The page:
All this and his own bed room new carpeted and smartened up amazingly—to say nothing of the old big press in the china closet transformed by the female genius into a glorious resplendent chinese-cabinet! could not fail to yield him “a certain” satisfaction and obtain me some meed of praise—but— —alas alas—never can one get out of the shadow of that but!—but—after two or three days he began to find that “there was no getting on in that up stairs room for want of the closet or some equivalent to fling ones confusion in—”!!—“best to accumulate no confusion” said I— “Oh there must be a place for keeping all sorts of papers for a year or so, till one has made up ones mind what to burn and what not”! This was a first ground for quarrel with the room—and then—oh then—one day when he had been home about [a] week Miss Lambert took a fit of playing—the first—but that only made it the more intolerable—for he had fallen into a false security thro her prolonged silence—the next day again she played half an hour in the morning which was sufficient to set all his nerves up for the rest of the day—and it was solemnly declared that “no life of Cromwell or any other book could ever be written alongside of that damnable noise”— Then Mr Chancellors cock had awoke him he said at six for two mornings4—(he had not however come down to breakfast till ten) and “that bedroom was uninhabitable”— “Could one get a piece of ground to build some crib of a house upon at the Isle of Whight did I think?”— In fact just all the old eternal story commenced again!— I must fetch back Pierson to consult about the possibility of excluding noise—&c &c in the mean while— Accordingly Pierson was here yesterday—kept in consultation for three hours! the whole result being plenty of possibilities—and a positive order for a pair of window boards to be all stuffed with cotton! to fasten on the back windows or the front (viz in your room) at pleasure— —and as these will prevent the sleeping with windows open—zink pipes are to be introduced thro the walls to let in a sufficiency of fresh air! You are to observe by the way that it is only when the windows are wide open that this distant cock ever makes itself heard and—that the simple expedient which Pierson suggested—of shutting the windows and opening the door would have solved the problem as effectually and much more cheaply than all this apparatus of stuffed shutters and zink pipes! But then if the shutters make even the front room quiet enough for him to sleep in—and the zink pipe brings in air enough for him to breath; the piano-problem is also solved!—for his present-bedroom where alone the piano noise is not clearly audible is to be converted into his study—the partition taken down between the two front rooms—that the two four posted beds may have room to stand up there! until we can get a lease of the house (which is not procurable) and then a silent room—twenty feet long—lighted from above—is to be built on the roof!!!— So here is a quite other prospect than that of quiet order which I was looking forward to for the next twelve months at least! And I assure you it is with a heartrending sigh that I resign myself to the thought of lifting and altering all the carpets again, before they have been well down and having carpenters plasterers and white washers as before—besides the inconvenience of having ones spare room as it were annihiliated—for could you for instance sleep in a doublebedded room with Carlyle? However there may be many plans, before the definitive one gets carried into effect—and anyhow I cannot help it—and at least as Darwin says I “have always the consolation of knowing that he will need some new arrangements in six months or so”!— But indeed Babbie if you saw how pretty the upstairs floor is in its actual state and knew all the toil and scheming I had in bringing it into such order you would not wonder that I am fretted— Your room too with the blue carpet from his bedroom (his had got the drawingroom one) and the position of the bed altered looked so like the Templand bedroom—all the little things in it arranged as they were there—that one could almost deceive oneself into its being the same— —And all this to be overturned— Well Well I cannot help it and what is the use of talking—such woes are but very petty ones after all!—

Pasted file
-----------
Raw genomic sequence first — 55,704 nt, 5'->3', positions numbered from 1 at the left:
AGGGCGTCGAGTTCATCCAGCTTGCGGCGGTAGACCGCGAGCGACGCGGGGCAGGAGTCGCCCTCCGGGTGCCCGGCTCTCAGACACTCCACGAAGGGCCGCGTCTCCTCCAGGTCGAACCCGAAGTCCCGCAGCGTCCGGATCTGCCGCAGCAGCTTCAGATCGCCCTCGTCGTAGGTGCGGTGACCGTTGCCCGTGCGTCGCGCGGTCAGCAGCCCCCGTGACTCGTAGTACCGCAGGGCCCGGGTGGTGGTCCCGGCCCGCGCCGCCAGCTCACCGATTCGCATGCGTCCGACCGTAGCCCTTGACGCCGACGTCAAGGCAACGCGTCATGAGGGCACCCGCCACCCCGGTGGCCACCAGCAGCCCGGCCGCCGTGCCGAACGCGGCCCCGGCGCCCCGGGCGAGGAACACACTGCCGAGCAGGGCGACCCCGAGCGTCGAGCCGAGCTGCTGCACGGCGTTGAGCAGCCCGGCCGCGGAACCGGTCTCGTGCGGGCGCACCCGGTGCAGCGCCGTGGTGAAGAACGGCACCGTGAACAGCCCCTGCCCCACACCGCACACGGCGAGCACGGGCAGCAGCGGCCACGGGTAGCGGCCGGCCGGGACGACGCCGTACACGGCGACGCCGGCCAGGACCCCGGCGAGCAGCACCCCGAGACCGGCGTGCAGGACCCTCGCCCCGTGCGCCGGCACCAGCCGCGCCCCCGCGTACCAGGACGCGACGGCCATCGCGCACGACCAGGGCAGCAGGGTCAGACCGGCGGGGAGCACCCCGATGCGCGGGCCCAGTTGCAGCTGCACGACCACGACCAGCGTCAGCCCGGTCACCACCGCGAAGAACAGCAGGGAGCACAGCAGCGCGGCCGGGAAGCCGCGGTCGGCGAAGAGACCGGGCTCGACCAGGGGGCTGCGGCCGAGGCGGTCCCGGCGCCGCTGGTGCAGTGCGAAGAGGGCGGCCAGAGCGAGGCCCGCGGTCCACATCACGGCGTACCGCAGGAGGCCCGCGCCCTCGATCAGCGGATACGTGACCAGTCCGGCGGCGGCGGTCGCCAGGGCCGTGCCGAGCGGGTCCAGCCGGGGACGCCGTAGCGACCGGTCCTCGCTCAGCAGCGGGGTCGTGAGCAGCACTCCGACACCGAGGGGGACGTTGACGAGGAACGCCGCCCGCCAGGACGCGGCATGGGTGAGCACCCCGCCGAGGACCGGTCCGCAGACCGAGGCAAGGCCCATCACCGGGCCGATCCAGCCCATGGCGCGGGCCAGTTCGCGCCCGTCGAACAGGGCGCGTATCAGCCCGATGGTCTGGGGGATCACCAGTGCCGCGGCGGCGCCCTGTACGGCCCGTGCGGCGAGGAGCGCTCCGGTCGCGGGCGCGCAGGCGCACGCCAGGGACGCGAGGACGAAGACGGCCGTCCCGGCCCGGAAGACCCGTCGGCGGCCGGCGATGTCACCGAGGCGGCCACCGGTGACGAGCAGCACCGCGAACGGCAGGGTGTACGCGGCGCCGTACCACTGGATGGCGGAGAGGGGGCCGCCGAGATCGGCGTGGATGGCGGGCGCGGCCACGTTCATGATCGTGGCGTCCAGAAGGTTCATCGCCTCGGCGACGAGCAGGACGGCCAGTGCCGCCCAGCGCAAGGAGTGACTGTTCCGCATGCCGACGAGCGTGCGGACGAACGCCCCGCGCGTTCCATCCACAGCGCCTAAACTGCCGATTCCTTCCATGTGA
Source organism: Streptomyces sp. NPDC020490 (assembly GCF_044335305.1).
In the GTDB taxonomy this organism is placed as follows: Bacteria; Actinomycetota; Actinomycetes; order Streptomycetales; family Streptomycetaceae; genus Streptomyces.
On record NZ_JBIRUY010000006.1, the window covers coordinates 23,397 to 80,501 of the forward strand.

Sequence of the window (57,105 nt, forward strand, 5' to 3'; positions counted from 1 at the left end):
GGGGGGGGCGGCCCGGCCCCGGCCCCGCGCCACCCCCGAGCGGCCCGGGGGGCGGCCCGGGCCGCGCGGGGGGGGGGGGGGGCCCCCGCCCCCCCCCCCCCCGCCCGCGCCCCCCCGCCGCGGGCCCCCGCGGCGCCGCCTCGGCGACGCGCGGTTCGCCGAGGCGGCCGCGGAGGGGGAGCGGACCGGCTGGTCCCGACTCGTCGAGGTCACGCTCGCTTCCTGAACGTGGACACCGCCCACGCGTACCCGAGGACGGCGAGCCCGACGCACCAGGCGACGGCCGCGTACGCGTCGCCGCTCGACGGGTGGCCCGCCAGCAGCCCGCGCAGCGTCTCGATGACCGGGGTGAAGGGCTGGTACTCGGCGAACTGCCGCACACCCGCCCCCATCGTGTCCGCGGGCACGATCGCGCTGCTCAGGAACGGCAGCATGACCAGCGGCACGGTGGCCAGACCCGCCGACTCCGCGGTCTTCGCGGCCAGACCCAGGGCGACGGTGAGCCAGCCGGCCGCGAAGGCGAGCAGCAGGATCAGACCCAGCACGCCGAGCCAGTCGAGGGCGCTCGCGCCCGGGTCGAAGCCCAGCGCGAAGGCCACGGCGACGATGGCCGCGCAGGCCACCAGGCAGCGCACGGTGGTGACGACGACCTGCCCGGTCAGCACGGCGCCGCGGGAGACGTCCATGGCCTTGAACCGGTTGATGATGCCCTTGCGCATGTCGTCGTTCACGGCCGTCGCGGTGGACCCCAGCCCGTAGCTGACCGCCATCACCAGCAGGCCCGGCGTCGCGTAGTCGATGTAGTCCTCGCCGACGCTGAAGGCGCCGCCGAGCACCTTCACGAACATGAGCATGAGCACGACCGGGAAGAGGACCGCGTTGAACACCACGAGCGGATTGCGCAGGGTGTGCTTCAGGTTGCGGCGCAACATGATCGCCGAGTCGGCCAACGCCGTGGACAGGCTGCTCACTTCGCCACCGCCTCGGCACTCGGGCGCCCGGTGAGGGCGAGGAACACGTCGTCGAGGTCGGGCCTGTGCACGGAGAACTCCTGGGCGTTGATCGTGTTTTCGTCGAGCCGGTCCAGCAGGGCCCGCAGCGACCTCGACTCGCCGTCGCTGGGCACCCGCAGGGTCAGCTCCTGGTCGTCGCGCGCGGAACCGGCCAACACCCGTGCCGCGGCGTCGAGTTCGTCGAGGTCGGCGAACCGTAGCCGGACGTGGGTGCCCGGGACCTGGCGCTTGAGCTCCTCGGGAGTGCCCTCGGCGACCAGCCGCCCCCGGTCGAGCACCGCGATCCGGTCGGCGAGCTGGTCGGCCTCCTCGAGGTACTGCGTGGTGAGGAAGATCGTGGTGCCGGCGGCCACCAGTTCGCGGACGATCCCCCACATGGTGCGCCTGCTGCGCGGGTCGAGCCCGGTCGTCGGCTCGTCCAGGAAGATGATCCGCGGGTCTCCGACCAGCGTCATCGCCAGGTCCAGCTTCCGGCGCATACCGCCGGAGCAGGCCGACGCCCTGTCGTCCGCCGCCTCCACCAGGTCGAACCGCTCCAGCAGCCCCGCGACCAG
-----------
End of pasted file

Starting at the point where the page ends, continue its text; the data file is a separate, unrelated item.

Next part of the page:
My darling I wonder how you really are— I get the most thorough conviction from your letters that you are in one of two states—either much better in health than ever you have been since I knew you, or———in the preparatory stage of a severe illness—god grant the former may be the truth—but when I consider how certainly all this newfound activity—all this sensibility to natural objects—in fact all this development of gass in the blood would in my own case be symptomatic of approaching illness I cannot be quite easy about you—

How strange it is for me to fancy you all in Scotland—my uncle in Edin!5—strange and sad— I feel so as if I should be there too—to welcome you—and yet I would not be there for the world— —(I have no faith in Dr Abercrombie6—my Father considered him a sort of quack who got on chiefly by psalm singing and praying with sick old Ladies but he has seen plenty of practice—and every vote about diet is in my uncles case worth going out of the way to get—in fact is I really suppose the only medical prescription that can be impressed on him with any utility—) Give Helen a hearty kiss for me—and tell her that I love her all the same as if I were writing to her every day— I will never never as long as I live forget her kind and considerate management for me under circumstances in which not mere kindness and judgement but a sort of loving inspiration was needed to do all so well as she did it7 god bless her and all of you my Child write to me quickly again your own J C—